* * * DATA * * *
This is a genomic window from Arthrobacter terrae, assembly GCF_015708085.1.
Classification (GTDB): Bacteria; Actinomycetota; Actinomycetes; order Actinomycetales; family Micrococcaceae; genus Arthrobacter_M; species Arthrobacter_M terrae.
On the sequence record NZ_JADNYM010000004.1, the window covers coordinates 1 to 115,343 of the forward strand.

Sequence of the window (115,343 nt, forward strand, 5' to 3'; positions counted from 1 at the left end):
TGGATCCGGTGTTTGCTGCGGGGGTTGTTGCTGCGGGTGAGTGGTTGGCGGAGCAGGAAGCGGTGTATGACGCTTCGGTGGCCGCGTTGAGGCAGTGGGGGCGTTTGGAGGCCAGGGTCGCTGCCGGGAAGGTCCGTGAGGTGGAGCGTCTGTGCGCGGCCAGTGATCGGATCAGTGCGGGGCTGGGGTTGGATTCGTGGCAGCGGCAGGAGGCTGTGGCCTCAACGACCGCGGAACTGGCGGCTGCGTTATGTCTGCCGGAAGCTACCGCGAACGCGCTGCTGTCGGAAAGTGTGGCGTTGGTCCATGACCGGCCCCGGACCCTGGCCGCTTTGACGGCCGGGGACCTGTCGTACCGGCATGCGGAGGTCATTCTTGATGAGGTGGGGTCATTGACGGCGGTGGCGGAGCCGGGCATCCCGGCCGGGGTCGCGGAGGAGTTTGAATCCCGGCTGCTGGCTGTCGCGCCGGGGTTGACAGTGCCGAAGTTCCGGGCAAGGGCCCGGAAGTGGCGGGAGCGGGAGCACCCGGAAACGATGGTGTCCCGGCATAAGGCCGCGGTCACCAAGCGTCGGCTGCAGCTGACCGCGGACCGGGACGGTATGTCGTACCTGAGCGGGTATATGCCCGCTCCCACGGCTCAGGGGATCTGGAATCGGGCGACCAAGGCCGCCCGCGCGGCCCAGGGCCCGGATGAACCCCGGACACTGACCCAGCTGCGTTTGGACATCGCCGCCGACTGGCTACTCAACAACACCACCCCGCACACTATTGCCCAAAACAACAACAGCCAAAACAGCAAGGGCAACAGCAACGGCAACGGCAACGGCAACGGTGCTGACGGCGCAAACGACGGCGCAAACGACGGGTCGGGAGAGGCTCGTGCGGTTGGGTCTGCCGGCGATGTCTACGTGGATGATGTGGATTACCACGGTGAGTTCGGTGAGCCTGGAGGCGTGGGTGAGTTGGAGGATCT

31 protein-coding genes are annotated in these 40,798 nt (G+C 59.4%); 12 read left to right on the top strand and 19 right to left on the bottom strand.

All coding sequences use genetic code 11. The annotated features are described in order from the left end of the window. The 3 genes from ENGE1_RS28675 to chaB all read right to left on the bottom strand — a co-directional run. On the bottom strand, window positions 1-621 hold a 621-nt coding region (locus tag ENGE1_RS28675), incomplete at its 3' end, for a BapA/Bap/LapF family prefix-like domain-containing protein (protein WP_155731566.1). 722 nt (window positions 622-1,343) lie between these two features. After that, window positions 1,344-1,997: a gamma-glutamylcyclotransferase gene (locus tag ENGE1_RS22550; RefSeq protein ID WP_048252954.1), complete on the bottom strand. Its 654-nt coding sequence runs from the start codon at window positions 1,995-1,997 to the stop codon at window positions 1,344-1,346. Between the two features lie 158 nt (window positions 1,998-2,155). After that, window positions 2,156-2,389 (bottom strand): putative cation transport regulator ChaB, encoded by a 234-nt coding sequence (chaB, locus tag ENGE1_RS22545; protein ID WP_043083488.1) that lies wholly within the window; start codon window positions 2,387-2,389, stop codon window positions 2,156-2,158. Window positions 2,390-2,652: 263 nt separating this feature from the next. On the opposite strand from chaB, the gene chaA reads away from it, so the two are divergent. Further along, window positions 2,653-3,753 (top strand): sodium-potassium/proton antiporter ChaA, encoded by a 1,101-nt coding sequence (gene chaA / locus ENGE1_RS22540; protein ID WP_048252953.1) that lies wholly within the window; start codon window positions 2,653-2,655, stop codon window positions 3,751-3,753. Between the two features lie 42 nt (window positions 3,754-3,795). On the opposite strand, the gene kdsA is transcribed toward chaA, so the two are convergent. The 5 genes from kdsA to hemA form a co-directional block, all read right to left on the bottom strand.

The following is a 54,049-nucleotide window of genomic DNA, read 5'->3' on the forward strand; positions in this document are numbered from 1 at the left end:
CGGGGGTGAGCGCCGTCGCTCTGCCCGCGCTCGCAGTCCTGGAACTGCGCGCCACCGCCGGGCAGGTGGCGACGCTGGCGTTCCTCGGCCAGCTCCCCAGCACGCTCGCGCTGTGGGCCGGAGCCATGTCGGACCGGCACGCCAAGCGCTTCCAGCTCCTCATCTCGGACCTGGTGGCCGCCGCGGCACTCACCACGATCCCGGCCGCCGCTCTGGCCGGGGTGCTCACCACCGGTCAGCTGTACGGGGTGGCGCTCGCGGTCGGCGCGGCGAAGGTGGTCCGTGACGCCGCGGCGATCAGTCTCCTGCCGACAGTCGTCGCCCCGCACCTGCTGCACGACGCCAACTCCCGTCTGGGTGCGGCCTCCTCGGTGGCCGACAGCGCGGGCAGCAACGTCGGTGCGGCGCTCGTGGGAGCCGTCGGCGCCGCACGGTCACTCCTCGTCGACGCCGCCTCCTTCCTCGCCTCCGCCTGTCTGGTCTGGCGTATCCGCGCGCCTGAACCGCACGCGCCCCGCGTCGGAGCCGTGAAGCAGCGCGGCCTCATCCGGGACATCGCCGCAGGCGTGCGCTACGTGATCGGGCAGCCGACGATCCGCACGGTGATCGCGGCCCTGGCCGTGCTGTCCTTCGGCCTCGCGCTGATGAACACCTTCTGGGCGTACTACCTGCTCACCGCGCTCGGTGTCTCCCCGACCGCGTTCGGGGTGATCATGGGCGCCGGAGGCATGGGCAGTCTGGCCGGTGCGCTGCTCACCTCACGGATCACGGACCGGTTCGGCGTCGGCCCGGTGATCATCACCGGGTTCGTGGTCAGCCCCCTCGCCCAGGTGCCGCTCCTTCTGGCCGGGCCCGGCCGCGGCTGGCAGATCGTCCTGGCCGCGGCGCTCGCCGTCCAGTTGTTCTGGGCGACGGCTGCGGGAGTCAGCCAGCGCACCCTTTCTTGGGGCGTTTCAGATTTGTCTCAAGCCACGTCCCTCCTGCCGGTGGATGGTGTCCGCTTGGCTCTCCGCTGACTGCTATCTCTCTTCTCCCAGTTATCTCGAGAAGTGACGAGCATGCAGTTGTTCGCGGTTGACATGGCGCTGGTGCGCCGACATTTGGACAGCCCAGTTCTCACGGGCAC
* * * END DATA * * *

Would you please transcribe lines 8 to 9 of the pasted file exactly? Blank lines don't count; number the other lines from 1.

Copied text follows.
The following is a 54,049-nucleotide window of genomic DNA, read 5'->3' on the forward strand; positions in this document are numbered from 1 at the left end:
CGGGGGTGAGCGCCGTCGCTCTGCCCGCGCTCGCAGTCCTGGAACTGCGCGCCACCGCCGGGCAGGTGGCGACGCTGGCGTTCCTCGGCCAGCTCCCCAGCACGCTCGCGCTGTGGGCCGGAGCCATGTCGGACCGGCACGCCAAGCGCTTCCAGCTCCTCATCTCGGACCTGGTGGCCGCCGCGGCACTCACCACGATCCCGGCCGCCGCTCTGGCCGGGGTGCTCACCACCGGTCAGCTGTACGGGGTGGCGCTCGCGGTCGGCGCGGCGAAGGTGGTCCGTGACGCCGCGGCGATCAGTCTCCTGCCGACAGTCGTCGCCCCGCACCTGCTGCACGACGCCAACTCCCGTCTGGGTGCGGCCTCCTCGGTGGCCGACAGCGCGGGCAGCAACGTCGGTGCGGCGCTCGTGGGAGCCGTCGGCGCCGCACGGTCACTCCTCGTCGACGCCGCCTCCTTCCTCGCCTCCGCCTGTCTGGTCTGGCGTATCCGCGCGCCTGAACCGCACGCGCCCCGCGTCGGAGCCGTGAAGCAGCGCGGCCTCATCCGGGACATCGCCGCAGGCGTGCGCTACGTGATCGGGCAGCCGACGATCCGCACGGTGATCGCGGCCCTGGCCGTGCTGTCCTTCGGCCTCGCGCTGATGAACACCTTCTGGGCGTACTACCTGCTCACCGCGCTCGGTGTCTCCCCGACCGCGTTCGGGGTGATCATGGGCGCCGGAGGCATGGGCAGTCTGGCCGGTGCGCTGCTCACCTCACGGATCACGGACCGGTTCGGCGTCGGCCCGGTGATCATCACCGGGTTCGTGGTCAGCCCCCTCGCCCAGGTGCCGCTCCTTCTGGCCGGGCCCGGCCGCGGCTGGCAGATCGTCCTGGCCGCGGCGCTCGCCGTCCAGTTGTTCTGGGCGACGGCTGCGGGAGTCAGCCAGCGCACCCTTTCTTGGGGCGTTTCAGATTTGTCTCAAGCCACGTCCCTCCTGCCGGTGGATGGTGTCCGCTTGGCTCTCCGCTGACTGCTATCTCTCTTCTCCCAGTTATCTCGAGAAGTGACGAGCATGCAGTTGTTCGCGGTTGACATGGCGCTGGTGCGCCGACATTTGGACAGCCCAGTTCTCACGGGCAC